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Open source tooling, try it before you buy it.

by Casper Bodewitz on 09/13/13 06:00:00 am   Featured Blogs

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The following blog post, unless otherwise noted, was written by a member of Gamasutra’s community.
The thoughts and opinions expressed are those of the writer and not Gamasutra or its parent company.

 

Introduction
For years I have been using a lot of open source tools and libraries in non-game software development. I'm also a fan of the cooperative work style that most open source projects adopt. So when I started to research the available tools for the development of our strategy game Tenshu General I naturally included in the search what was available as open source. Since the game is now released on Desura this post is also more of a second part to another blog post I wrote about a month ago.

Tool selection process
Before I share with you what tools we chose to use for Tenshu General, I want to highlight the process I use in tool selection.

Proper tool selection for me starts with defining the selection criteria. Making a list of criteria to score tools against comes from one of my development principles: fit the tools to the job, not the other way around. It helps in determining if tools support your business model or potentially harm it by lack of support for certain platforms or distribution channels.

  • Learning curve: Take into account the learning curve for tools. You have a time line, or should have one. So learning tools comes out of the design and build budget.
  • Feature completeness (or extravaganza): Tools offer great opportunities for adding cool features, but use the game design breakdown as a reference to check for fits and gaps. On the other hand check the features list is not so big that it overshoots your goal. If you add fancy particle effects to your HUD, does that degrade the rest of the art forcing you to upgrade them as well? My philosophy here is, keep it simple but modular and expandable.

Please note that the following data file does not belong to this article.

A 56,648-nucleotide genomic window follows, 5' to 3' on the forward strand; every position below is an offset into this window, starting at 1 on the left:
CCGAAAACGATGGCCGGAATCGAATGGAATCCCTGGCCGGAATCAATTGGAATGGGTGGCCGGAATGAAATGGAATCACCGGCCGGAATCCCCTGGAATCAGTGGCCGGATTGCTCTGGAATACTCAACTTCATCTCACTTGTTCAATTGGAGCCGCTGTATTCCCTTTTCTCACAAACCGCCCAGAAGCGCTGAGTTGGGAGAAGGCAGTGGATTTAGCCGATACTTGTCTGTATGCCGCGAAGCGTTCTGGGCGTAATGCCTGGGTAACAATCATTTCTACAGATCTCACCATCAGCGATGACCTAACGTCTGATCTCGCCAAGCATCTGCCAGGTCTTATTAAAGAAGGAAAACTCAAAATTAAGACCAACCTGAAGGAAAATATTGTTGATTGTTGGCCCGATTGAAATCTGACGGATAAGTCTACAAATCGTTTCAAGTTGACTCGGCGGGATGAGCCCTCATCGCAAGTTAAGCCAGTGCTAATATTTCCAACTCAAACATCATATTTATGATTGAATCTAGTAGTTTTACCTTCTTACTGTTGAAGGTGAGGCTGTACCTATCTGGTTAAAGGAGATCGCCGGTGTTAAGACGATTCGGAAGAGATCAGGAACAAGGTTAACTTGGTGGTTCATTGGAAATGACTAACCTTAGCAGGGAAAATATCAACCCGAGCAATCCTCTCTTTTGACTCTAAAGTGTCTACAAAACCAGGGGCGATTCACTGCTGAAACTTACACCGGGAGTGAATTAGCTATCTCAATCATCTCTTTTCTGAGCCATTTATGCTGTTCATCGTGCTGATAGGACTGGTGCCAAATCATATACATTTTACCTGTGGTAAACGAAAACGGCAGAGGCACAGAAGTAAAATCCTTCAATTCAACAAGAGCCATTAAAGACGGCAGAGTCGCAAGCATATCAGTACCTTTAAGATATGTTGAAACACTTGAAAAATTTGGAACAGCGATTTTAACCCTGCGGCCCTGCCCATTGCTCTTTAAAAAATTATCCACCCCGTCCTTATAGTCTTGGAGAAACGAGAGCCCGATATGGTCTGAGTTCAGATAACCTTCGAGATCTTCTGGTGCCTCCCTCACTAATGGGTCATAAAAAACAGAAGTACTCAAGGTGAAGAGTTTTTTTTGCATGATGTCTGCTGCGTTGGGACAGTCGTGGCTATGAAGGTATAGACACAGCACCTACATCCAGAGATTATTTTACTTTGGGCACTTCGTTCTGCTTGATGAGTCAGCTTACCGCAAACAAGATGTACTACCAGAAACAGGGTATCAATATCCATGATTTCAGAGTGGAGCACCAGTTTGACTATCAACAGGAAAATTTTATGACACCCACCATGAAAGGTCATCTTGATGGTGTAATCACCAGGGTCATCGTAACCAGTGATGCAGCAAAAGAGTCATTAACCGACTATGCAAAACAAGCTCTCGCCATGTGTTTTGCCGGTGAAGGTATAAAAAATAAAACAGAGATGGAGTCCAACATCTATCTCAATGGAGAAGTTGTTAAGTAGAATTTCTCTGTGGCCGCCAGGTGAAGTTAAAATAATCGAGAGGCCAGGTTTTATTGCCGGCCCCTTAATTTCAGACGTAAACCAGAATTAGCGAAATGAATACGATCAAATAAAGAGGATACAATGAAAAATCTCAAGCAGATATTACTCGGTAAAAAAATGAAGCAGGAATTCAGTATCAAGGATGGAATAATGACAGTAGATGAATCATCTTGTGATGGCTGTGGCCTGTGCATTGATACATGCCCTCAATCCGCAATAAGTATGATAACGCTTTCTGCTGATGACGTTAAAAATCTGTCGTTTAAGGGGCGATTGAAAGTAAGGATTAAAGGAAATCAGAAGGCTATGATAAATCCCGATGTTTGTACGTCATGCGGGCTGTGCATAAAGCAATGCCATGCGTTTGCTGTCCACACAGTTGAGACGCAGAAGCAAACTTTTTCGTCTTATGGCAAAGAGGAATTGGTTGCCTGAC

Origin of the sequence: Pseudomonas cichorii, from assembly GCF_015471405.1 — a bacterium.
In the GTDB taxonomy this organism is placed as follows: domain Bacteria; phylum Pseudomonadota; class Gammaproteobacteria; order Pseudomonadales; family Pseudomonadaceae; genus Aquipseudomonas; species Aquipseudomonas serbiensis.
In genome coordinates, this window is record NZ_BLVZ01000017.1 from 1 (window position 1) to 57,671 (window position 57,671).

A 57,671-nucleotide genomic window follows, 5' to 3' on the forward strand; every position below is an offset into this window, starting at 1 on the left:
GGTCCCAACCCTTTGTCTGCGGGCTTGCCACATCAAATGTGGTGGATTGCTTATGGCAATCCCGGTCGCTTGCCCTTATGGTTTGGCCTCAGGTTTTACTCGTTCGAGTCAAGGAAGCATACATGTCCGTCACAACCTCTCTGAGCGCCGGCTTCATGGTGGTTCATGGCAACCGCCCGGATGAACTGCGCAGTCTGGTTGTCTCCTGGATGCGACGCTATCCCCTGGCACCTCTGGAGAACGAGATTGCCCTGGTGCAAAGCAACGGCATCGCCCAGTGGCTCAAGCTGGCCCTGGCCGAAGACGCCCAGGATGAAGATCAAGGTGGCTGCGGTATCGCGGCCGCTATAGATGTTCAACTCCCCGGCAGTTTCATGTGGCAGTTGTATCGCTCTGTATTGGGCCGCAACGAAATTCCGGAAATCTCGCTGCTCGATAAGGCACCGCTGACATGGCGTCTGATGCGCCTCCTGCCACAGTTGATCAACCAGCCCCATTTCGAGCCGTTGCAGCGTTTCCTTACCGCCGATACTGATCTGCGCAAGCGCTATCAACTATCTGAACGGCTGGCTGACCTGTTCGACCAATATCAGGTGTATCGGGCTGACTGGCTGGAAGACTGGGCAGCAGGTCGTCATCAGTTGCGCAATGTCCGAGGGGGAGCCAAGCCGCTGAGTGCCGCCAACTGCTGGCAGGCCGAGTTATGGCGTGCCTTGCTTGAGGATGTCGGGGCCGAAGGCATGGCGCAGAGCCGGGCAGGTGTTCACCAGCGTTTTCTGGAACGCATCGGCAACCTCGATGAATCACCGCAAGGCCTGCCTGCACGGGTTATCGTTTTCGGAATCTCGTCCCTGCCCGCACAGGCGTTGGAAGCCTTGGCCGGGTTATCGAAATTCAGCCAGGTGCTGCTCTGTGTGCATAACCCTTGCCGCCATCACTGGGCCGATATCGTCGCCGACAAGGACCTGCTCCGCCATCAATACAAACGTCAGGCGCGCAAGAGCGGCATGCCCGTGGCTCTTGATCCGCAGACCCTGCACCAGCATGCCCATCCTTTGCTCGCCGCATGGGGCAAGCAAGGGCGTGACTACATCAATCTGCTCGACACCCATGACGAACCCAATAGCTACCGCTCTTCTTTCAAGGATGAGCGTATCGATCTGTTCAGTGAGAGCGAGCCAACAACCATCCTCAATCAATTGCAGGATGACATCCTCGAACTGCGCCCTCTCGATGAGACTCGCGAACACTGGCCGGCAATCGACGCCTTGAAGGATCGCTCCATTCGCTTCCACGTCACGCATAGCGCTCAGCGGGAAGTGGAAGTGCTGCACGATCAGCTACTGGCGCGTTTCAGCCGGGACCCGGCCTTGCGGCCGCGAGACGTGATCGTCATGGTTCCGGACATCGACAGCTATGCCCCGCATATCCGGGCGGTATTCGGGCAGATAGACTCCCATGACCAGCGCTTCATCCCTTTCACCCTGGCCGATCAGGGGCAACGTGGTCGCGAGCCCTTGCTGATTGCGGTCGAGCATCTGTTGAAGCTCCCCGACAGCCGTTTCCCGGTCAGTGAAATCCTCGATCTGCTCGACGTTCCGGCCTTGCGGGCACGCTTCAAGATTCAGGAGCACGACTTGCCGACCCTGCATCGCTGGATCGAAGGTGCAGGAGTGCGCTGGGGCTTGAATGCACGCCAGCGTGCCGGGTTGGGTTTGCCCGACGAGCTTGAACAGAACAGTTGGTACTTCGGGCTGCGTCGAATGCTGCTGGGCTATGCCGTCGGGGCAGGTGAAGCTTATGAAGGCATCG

• Licensing: Licensing is as important in commercial software as it is in open source. I always evaluate licenses from the business perspective, positive business case, go with it. Too vague, too risky, drop it.
  • Tools vs. hand work: Does it get the job done faster? Does it take longer to find, install, configure and use the tool than it does doing it by hand? Forget about it. Sure re-use is great, but if you can't think of two other instances for the same use of the tool right now (and save time), it's probably not worth it. I'm guilty of playing around trying to create an automated nav mesh creator, but in the end decided it was quicker to put more info in the map by hand. By making that decision I actually handed more creative control to the designer, which is always a plus in my opinion.
  • Look ahead: determine long term gains. Are you going to make a map based game? Invest in a map editor capability. Is your game made up of levels? Get a tool that can handle all the level ingredients in a way that the designer can easily work with. One of the key decisions we made was integrating the map editor and the graphics design tool. More on that later.
  • Total cost of ownership (TCO): every dollar you spend you must earn. What is your target profit and can you afford the tool? Take into account not only the purchase price of the tool, but possible support, upgrades, add-ons, server cost, etc.